We use these for both cycling and running (for conventional cycling cages, we’ve found that CamelBak Podium Big Chill bottles work great). We use the packs on rides and runs over 1-2 hours, and belts for shorter durations.
We have found that vFuel, Larabar, and Tailwind are the best activity fuels for us. We recommend the “Vanilla” and “Fudge Brownie” vFuel flavors, as the others taste a little off in our opinion.
One of the biggest investments in gear you should make, the Garmin Fenix series watch tracks all sports, activities, and metrics for you, as well as serves as a navigational aid. With the most recent “Plus” line, the entire lineup provides turn-by-turn navigation ability with onboard maps.
Go for the Sapphire version, which is a more scratch resistant lens. Kelly wears the 5S version, whereas I use a 5X Plus. The 5X Plus is the better and more powerful watch, with longer battery life, but that comes at the expense of size.
In addition to the Garmin watch, you will want at least a HR strap. I use a HRM-Tri, which is waterproof and can store data when it cannot reach the watch, and Kelly uses the original HRM, which is less expensive, but does not provide running dynamics and is not waterproof. We also use Garmin Foot Pods, which improve accuracy, but they are not mandatory. If Cycling, you will want to add Garmin Speed and Cadence Sensors to your bike, and consider a power meter of some kind.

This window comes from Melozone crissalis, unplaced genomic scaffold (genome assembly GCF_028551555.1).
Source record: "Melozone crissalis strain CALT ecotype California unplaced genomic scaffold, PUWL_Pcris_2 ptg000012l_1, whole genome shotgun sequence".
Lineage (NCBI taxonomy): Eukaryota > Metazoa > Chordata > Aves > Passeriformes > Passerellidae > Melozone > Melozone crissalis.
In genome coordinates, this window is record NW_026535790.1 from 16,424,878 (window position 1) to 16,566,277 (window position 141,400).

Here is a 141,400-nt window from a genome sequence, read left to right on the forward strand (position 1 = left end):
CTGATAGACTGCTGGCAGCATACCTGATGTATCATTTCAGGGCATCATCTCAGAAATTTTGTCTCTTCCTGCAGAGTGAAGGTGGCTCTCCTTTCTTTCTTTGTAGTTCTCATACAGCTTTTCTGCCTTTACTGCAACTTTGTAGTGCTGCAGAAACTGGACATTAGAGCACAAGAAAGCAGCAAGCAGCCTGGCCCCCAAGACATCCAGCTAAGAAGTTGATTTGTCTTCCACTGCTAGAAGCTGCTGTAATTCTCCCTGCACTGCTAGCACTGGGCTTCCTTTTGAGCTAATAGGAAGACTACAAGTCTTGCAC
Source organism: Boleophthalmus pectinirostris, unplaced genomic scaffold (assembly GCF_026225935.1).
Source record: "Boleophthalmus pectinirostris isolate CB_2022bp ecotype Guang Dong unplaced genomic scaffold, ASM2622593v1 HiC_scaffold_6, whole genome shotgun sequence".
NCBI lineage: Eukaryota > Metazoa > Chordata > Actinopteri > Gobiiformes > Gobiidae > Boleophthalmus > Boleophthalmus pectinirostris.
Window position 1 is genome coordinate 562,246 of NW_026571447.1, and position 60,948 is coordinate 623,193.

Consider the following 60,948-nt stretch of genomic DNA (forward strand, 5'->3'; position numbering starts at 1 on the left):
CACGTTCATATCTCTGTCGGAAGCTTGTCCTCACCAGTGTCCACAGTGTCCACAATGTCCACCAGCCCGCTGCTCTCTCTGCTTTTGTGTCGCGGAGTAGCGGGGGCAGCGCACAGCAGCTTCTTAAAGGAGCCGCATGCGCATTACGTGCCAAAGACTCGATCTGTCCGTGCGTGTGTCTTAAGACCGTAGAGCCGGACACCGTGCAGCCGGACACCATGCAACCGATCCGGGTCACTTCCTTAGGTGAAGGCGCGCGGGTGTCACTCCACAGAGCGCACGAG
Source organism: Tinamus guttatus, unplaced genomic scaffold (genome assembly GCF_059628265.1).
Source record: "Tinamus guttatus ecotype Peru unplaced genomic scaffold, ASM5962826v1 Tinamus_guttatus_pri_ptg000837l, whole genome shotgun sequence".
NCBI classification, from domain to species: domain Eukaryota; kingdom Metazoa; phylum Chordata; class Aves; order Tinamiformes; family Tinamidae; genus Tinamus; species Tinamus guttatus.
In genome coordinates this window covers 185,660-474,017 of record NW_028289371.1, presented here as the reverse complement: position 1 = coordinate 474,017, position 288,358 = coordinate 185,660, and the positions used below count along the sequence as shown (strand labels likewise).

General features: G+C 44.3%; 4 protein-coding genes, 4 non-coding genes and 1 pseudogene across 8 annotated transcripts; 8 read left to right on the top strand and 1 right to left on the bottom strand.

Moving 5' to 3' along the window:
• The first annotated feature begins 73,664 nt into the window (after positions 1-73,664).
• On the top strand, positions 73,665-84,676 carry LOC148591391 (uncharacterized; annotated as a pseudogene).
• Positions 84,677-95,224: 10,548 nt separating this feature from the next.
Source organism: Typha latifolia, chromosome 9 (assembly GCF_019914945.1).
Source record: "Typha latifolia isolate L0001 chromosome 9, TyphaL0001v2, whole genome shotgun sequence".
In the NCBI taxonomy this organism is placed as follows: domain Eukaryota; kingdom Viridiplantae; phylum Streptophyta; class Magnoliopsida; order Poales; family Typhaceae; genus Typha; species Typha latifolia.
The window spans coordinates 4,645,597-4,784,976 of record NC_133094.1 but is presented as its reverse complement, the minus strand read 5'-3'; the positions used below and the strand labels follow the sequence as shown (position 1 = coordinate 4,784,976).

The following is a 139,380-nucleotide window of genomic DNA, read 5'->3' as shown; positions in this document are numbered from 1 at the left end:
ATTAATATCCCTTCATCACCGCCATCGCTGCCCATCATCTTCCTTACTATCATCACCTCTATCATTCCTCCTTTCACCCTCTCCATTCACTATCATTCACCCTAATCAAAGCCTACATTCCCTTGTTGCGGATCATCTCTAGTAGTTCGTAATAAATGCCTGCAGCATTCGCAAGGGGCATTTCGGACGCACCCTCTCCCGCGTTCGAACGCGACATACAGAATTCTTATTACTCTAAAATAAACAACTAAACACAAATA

I use GAIA GPS, an online and Android/iOS trail GPS service, to plan routes and upload them to my watch. In turn, I have turn-by-turn directions on my watch and can pull out my phone for a backup if I happen to get extraordinary lost, as the paid versions have offline map capability and don’t require Internet access to function. This is amazing for trail running, because I don’t have to focus on navigation and can instead focus on the trail in front of me. Kelly recently incurred a bad sprain on a run, and I used GAIA to find the quickest route back to a service road, and after helping her to that location, used it to find the quickest route back to my truck and back to the site. These trails aren’t present on Google maps.
Some purists might disagree, but music can be a powerful tool to use on a run or ride. Kelly uses SONY WS-623 headphones and I use a pair of Sony WS-625s I ordered from Japan on Ebay (same as the WS-623, but with 4x (16GB) the storage, a (useless) remote you can wear on your finger, and for some reason not sold in the USA).
We started out using basic bluetooth headphones, but quickly realized that battery life and Internet access (if relying on streaming services without “offline mode”) are major issues. Since the Sony WS-62X headphones have built-in storage and music playback, we can load music directly onto them and avoid battery drain on the phone, and on the headphones from the BT protocol. When natively playing 128Kbps MP3s, we get a full day of music out of them. If we switch to streaming music via bluetooth from our phones, that drops to just a few hours.
They also fit really well and snug, are waterproof (you can even swim with them, with the correct (included) earpieces), and have ambient sound – microphones that pick up your surroundings and echo them into your ears, so you are not tuned out from your surroundings. That makes them extremely safe compared to most headphones, and is reason by itself to choose them. You can also turn off that functionality to save battery life and zone out to music, if you so choose.